Smoked Lamb Bones
If you make your own stock or bone broth at home, you have to try making your own smoked lamb or goat bones!
Every year during butchery season I make a few batches of bacon cure to make lamb bacon and/or venison bacon. Inevitably I end up having some of the cure left over and try to find some creative uses for it. One day after harvesting and butchering lamb on the farm, I had lots of bones and bacon cure left over, so I started smoking them.
If you like the flavor of bacon (who doesn’t) you’ll love smoked lamb bones.
The first few times I made these, I used my lamb bacon cure since I was trying to use it up. Know that using the bacon cure will add a bit of sweetness to the broth, which you may or may not want depending on how you’d like to use the finished broth. It’s just fine to season the bones with only salt and pepper and then smoke them too-be creative and see what you can come up with.
How to use them
Your smoked bones are a sort of concentrate, a seasoning if you will, that you can add to anything that’s liquid or needs to simmer. Here’s a few ideas.
- Tuck a bone into a pot of chili as it cooks for a subtle smokey flavor.
- Make smoked lamb bone broth for drinking and cooking (recipe below).
- Add a bone to your favorite soup for a great smoky flavor, especially cold-weather soups like split pea and ham, and bean soups.
- Adding just one bone to ANY soup will give it a great smoky depth: chicken noodle soup, tomato soup, nettle soup, minestrone or your favorite vegetable soup-anywhere you’d like a little extra flavor.
- For a quick, cheap, cooking stock, use a bone or two, and lots of carrot, onion and celery. Think of it like making vegetable broth scented with meat.
This recipe is by Chef Alan Bergo, the Forager Chef. A chef from Minnesota, Alan is a culinary industry veteran, former executive chef of acclaimed Lucia’s Restaurant, and the Salt Cellar. Author of The Forager Chef’s Book of Flora, he’s one of the most respected voices in the world of foraging and wild food. He’s best known as the founder of Forager Chef, his website focused on wild ingredients that reaches millions of readers each year. Learn more about Chef Alan and his hunt for mushrooms, wild and obscure foods at foragerchef.com.
Looking to buy lamb or goat online? Shepherd Song Farm: Grass to table. We raise lambs & goats traditionally, humanely and sustainably. 100% Grass Fed, Pasture Raised, Never Confined, no Hormones, Grains or Animal Byproducts. Born, raised and processed in the U.S.A. Good for you and good for the environment.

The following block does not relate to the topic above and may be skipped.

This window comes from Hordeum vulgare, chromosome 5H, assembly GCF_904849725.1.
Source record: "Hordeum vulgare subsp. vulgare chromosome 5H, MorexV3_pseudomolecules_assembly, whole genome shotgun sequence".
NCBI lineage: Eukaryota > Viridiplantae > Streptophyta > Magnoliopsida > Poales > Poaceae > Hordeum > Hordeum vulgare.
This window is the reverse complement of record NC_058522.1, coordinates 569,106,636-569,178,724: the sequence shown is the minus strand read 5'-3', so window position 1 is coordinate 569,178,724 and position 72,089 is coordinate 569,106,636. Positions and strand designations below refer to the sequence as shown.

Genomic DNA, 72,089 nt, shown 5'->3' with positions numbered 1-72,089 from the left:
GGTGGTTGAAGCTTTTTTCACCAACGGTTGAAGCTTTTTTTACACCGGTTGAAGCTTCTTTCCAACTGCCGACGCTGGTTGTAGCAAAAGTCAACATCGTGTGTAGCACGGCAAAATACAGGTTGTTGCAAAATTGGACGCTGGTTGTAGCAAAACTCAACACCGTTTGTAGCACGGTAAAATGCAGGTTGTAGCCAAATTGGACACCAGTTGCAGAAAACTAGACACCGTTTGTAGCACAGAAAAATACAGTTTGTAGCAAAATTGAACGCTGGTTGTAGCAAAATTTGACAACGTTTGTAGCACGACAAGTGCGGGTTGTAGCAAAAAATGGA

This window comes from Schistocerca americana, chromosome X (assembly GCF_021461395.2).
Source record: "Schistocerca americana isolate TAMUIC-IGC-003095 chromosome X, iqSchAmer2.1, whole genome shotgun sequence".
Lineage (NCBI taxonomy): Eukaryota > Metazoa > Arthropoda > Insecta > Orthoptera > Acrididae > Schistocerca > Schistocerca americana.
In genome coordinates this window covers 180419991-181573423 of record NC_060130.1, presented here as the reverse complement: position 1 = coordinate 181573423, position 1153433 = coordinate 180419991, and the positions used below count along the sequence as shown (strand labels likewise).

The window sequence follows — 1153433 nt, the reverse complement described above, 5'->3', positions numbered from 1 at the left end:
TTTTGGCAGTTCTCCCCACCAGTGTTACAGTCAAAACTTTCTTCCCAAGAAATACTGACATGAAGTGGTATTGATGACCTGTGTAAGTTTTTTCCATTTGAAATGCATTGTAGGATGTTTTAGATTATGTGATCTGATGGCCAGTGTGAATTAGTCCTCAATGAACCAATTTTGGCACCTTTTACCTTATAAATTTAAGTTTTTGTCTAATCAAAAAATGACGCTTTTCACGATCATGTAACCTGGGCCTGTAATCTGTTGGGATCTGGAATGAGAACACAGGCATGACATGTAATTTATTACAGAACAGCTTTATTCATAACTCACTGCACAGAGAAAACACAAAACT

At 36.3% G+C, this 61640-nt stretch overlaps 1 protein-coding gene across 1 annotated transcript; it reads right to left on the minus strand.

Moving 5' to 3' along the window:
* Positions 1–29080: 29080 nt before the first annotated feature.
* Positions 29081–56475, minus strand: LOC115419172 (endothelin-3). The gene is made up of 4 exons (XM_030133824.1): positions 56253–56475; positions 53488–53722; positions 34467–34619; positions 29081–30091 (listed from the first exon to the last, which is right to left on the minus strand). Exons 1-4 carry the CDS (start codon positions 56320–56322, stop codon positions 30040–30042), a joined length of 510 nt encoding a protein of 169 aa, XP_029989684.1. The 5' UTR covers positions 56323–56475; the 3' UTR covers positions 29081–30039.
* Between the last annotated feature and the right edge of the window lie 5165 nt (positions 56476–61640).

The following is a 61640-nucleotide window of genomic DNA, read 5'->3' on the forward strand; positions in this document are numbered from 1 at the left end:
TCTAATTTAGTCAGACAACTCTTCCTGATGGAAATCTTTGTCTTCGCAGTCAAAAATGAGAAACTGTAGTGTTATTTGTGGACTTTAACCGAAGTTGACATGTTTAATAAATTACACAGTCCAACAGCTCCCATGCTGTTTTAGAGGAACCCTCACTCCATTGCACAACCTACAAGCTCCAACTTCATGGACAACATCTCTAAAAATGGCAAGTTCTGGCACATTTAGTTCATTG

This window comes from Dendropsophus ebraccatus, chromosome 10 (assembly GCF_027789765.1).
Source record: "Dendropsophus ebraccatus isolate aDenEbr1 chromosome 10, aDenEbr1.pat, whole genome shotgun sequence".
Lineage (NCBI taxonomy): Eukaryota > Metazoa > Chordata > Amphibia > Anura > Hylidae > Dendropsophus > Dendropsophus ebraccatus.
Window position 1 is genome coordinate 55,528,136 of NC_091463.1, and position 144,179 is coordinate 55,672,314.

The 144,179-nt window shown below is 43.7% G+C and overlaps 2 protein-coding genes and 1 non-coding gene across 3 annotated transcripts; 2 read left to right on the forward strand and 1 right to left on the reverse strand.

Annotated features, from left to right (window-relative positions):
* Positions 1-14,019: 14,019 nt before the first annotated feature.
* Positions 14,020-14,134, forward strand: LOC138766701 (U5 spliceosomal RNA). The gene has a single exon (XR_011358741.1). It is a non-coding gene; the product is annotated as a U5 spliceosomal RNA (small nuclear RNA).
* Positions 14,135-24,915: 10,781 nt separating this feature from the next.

Smoked Lamb or Goat Bones
- 3 lbs Lamb or goat bones-whatever you have
- 1 tsp kosher salt
- 1/2 tsp fresh ground black pepper
- Other seasonings, your choice your favorite dry rub (decrease the salt if it's seasoned) a few sprinkles of dried herbs or whatever you have on hand. Or just salt and pepper.
- Season the bones with salt and pepper all over. You can also season the bones with your favorite dry rub. Be creative.
- Allow the bones to rest overnight in the fridge (optional).
- Smoke the bones at 250 for 2-3 hours, or until they're dark and burnished looking. Cool the bones, then put into a freezer bag and freeze. Remove the bones a few at a time as needed. Kept in the freezer they'll last for months.
Lamb or Goat Bone Broth
- Slow Cooker
- 3-4 lbs Lamb and goat bones Your choice *
- 1 small Carrot Small amount, cut into large pieces
- 1 small Yellow onion Small amount, peeled and cut into large pieces
- 1 Rib of celery Small amount, cut into large pieces
- Kosher salt to taste
- small sprigs of rosemary for serving - optional
- ground black pepper for serving - optional
- lemon juice for serving - optional
- Preheat the oven to 350. Roast the bones for 1 hour in cast iron pans, or alternately, baking sheets lined with parchment for easy cleanup can be used.
- Drain the fat from the pans and reserve for another use or discard. Put the bones in a slow cooker with the vegetables, top off the pot with water, and set on low for 24 hours, and as long as 48, topping off with fresh water if the level gets far below the bones for periods of extended cooking.
- Remove the bones, strain the stock, season to taste with salt, then chill completely to set the fat. Skim off the fat from the chilled broth, then refrigerate for up to 4 days, or freeze until needed. Chef Bergo prefers to freeze his, since thawing in a pan is quick and easy.
- To serve the bone broth, heat some of the broth, seasoning with a few cracks of the pepper mill and a dash of fresh lemon juice. Put a small rosemary sprig into a mug for each person, then pour steaming hot broth into the mugs and serve.